Local Stores Produce Bigger Economic Benefits, Survey Finds

Date: 1 Sep 2003 | posted in: Retail | 0 Facebooktwitterredditmail

Three times as much money stays in the local economy when you buy goods and services from locally owned businesses instead of large chain stores, according to an analysis by the Institute for Local Self-Reliance and Friends of Midcoast Maine.

The study tracked the revenue and expenditures of eight locally owned businesses in the Maine towns of Rockland, Camden, and Belfast. The businesses—which represented a range of goods and services—collectively employed 62 people and had sales of $5.7 million in 2002.

The survey found that the businesses spent 44.6 percent of their revenue within the surrounding two counties. Another 8.7 percent was spent elsewhere in the state of Maine. The four largest components of this local spending were: wages and benefits paid to local employees; goods and services purchased from other local businesses; profits that accrued to local owners; and taxes paid to local and state government.

All eight of the surveyed businesses banked with locally owned banks. They purchased inventory from local manufacturers, advertised in local newspapers, and hired local accountants, printers, internet service providers, and repair people.

The other 46.7 percent of their revenue left the state. This out-of-state spending included inventory purchased from out-of-state companies, mortgage interest, rent, credit card fees, supplies, insurance, and equipment leasing.

A similar expenditure profile was created for a major big box retailer with outlets in Maine. Because national retailers do not reveal detailed financial information, the study estimates local expenditures (payroll, supplies, services, utilities, taxes, etc.) based on national data, statements by company officials, and information on one of its Maine outlets. The study estimates that the chain returns just 14.1 percent of its revenue to the local economy, mostly in the form of payroll. The rest leaves the state, flowing to out-of-state suppliers or back to corporate headquarters.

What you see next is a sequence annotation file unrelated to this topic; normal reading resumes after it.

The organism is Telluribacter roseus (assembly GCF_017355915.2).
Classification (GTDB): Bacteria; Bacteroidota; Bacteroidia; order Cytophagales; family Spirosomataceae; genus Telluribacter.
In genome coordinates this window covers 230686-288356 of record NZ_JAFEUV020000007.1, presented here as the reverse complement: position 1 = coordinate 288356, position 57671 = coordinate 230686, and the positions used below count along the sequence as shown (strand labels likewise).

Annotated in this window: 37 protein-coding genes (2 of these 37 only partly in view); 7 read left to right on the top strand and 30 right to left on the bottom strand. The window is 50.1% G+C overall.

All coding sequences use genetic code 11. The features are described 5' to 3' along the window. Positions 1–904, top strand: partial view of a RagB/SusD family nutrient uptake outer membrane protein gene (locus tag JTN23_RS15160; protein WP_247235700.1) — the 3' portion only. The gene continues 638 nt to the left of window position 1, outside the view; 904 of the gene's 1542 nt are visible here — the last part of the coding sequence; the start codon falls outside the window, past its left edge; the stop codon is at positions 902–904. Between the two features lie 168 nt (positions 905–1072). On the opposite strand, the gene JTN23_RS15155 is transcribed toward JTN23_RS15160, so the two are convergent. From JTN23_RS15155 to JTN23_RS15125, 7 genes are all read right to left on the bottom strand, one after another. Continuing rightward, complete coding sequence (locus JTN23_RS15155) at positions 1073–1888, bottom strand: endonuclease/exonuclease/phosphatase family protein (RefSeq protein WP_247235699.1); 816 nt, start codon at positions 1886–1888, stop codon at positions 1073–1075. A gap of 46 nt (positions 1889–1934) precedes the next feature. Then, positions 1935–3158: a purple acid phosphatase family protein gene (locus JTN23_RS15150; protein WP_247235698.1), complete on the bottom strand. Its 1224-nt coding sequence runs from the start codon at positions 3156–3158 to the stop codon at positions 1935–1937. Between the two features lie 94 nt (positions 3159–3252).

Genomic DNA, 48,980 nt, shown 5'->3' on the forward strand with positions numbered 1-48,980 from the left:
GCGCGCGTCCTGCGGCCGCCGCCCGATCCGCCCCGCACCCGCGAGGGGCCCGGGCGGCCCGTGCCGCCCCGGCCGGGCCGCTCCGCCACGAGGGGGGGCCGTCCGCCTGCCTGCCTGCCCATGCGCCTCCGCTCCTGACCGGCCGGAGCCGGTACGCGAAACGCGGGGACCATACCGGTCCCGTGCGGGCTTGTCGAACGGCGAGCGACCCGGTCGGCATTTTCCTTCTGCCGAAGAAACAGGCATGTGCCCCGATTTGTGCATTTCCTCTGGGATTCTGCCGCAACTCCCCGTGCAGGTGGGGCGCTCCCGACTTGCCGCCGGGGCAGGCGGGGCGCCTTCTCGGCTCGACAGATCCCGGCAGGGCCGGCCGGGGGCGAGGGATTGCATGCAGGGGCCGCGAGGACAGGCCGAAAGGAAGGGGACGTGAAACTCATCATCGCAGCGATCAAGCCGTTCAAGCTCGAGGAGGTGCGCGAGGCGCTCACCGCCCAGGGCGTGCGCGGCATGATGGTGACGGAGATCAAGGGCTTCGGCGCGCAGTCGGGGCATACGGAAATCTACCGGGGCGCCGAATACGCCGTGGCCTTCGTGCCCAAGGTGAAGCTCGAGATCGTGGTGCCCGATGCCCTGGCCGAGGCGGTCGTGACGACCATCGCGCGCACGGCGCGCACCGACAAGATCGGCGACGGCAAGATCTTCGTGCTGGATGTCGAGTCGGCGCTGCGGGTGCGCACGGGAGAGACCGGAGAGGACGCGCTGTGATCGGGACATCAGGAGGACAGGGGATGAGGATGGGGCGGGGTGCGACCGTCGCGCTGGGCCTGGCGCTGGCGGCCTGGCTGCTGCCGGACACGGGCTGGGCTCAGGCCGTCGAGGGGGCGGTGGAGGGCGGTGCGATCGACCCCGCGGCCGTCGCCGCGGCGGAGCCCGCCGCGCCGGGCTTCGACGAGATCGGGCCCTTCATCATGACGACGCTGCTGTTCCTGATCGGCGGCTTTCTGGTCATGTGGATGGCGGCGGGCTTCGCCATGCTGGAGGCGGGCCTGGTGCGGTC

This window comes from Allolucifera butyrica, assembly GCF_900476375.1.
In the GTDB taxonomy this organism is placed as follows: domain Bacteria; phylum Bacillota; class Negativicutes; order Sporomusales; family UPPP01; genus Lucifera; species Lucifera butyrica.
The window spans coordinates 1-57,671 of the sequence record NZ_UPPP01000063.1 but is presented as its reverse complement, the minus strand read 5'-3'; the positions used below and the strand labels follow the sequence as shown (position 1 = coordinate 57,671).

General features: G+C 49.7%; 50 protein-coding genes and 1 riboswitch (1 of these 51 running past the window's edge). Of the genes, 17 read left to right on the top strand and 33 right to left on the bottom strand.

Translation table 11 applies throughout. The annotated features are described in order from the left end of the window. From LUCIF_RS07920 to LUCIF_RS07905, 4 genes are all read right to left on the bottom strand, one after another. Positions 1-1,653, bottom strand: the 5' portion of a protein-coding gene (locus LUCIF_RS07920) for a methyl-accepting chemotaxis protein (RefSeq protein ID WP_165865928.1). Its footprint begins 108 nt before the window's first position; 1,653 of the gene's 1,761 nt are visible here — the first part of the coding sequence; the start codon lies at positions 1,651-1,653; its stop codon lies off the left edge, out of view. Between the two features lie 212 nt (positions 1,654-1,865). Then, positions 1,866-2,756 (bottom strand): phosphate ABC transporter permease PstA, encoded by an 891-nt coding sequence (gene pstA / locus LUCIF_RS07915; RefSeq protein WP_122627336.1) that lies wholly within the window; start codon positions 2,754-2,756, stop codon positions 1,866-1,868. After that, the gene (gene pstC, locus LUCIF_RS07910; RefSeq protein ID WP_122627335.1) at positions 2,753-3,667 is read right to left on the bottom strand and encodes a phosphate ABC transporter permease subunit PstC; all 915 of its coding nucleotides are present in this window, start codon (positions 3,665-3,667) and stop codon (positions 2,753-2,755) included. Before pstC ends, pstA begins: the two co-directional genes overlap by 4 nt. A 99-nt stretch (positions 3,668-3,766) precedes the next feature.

From an economic development perspective, the ramifications of the study are substantial. Based on current growth rates, annual retail sales in the three cities will expand by $74 million over the next four years. If all of this additional spending were captured by new and expanding locally owned businesses, it would add $23 million more to the local economy each year than if all of the new spending were captured by chains.

The survey also found that the local businesses contributed more to charity than national chains. The eight businesses made $24,000 in cash donations, which amounts to 0.4 percent of their revenue. That’s four times as much, relative to overall sales, as Wal-mart gave to charity in 2002, and twice as much as Target gave.


  • — The Economic Impact of Locally Owned Businesses vs. Chains: A Case Study in Midcoast Maine – New Rules Project, September 2003
  • Friends of Midcoast Maine
  • — A study earlier this year in Austin, Texas, reached similar conclusions.



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Stacy Mitchell

Stacy Mitchell is co-director of the Institute for Local Self-Reliance and directs its Independent Business Initiative, which produces research and designs policy to counter concentrated corporate power and strengthen local economies.